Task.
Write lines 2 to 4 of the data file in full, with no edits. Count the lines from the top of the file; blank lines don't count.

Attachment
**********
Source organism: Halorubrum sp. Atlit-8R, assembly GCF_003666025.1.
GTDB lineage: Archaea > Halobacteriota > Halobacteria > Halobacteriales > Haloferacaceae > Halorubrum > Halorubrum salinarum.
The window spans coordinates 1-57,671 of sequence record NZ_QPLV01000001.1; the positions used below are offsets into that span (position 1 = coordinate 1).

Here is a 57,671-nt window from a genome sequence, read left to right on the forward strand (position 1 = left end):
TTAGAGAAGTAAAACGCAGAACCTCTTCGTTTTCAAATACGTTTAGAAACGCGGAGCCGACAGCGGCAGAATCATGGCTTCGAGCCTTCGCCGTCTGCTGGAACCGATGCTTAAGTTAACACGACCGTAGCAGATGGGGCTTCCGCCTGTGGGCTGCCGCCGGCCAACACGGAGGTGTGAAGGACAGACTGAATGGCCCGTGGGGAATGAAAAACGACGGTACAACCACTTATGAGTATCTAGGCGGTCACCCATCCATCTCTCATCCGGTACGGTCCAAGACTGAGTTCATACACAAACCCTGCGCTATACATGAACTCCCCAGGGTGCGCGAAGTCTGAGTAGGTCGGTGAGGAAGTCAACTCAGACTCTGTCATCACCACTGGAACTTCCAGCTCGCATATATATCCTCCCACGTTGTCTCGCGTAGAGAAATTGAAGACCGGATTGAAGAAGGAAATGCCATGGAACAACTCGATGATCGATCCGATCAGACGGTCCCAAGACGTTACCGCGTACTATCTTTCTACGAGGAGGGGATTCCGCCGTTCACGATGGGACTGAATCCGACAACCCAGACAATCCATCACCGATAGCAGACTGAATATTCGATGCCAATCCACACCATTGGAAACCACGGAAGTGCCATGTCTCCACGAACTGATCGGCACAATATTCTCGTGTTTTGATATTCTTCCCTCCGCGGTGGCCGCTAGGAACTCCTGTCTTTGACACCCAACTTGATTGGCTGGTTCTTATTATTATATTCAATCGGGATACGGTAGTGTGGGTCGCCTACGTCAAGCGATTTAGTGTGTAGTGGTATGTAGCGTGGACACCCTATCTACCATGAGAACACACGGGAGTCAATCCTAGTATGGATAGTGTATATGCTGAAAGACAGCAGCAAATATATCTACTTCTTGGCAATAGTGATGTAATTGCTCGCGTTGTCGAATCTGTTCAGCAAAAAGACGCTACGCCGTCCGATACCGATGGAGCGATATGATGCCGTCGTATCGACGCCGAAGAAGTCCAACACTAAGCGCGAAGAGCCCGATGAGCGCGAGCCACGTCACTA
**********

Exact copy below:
GTDB lineage: Archaea > Halobacteriota > Halobacteria > Halobacteriales > Haloferacaceae > Halorubrum > Halorubrum salinarum.
The window spans coordinates 1-57,671 of sequence record NZ_QPLV01000001.1; the positions used below are offsets into that span (position 1 = coordinate 1).

Here is a 57,671-nt window from a genome sequence, read left to right on the forward strand (position 1 = left end):